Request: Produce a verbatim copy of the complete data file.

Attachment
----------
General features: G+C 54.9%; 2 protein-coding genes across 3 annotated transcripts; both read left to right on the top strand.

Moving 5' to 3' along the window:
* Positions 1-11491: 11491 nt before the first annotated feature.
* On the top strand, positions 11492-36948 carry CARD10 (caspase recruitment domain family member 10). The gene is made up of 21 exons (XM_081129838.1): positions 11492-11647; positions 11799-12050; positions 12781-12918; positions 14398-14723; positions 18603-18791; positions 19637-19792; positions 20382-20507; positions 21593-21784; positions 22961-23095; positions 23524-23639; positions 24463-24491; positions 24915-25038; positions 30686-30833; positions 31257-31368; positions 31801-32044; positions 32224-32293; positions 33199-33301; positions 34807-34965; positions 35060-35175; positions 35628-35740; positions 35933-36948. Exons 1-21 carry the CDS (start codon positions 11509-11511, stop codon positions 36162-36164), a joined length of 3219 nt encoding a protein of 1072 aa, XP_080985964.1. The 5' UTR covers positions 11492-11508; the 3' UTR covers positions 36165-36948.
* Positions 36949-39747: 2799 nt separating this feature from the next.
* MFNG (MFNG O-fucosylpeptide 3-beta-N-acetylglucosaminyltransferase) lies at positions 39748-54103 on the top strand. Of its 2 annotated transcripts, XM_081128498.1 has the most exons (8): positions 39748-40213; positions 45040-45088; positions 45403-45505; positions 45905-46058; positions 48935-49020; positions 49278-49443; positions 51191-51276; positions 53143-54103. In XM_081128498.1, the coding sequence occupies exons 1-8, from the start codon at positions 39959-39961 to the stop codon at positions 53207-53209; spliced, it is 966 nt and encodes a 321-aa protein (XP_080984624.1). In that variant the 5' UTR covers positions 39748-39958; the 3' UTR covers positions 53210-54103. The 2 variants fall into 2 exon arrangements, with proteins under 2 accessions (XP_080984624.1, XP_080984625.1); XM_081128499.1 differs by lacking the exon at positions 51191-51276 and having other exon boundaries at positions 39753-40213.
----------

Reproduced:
General features: G+C 54.9%; 2 protein-coding genes across 3 annotated transcripts; both read left to right on the top strand.

Moving 5' to 3' along the window:
* Positions 1-11491: 11491 nt before the first annotated feature.
* On the top strand, positions 11492-36948 carry CARD10 (caspase recruitment domain family member 10). The gene is made up of 21 exons (XM_081129838.1): positions 11492-11647; positions 11799-12050; positions 12781-12918; positions 14398-14723; positions 18603-18791; positions 19637-19792; positions 20382-20507; positions 21593-21784; positions 22961-23095; positions 23524-23639; positions 24463-24491; positions 24915-25038; positions 30686-30833; positions 31257-31368; positions 31801-32044; positions 32224-32293; positions 33199-33301; positions 34807-34965; positions 35060-35175; positions 35628-35740; positions 35933-36948. Exons 1-21 carry the CDS (start codon positions 11509-11511, stop codon positions 36162-36164), a joined length of 3219 nt encoding a protein of 1072 aa, XP_080985964.1. The 5' UTR covers positions 11492-11508; the 3' UTR covers positions 36165-36948.
* Positions 36949-39747: 2799 nt separating this feature from the next.
* MFNG (MFNG O-fucosylpeptide 3-beta-N-acetylglucosaminyltransferase) lies at positions 39748-54103 on the top strand. Of its 2 annotated transcripts, XM_081128498.1 has the most exons (8): positions 39748-40213; positions 45040-45088; positions 45403-45505; positions 45905-46058; positions 48935-49020; positions 49278-49443; positions 51191-51276; positions 53143-54103. In XM_081128498.1, the coding sequence occupies exons 1-8, from the start codon at positions 39959-39961 to the stop codon at positions 53207-53209; spliced, it is 966 nt and encodes a 321-aa protein (XP_080984624.1). In that variant the 5' UTR covers positions 39748-39958; the 3' UTR covers positions 53210-54103. The 2 variants fall into 2 exon arrangements, with proteins under 2 accessions (XP_080984624.1, XP_080984625.1); XM_081128499.1 differs by lacking the exon at positions 51191-51276 and having other exon boundaries at positions 39753-40213.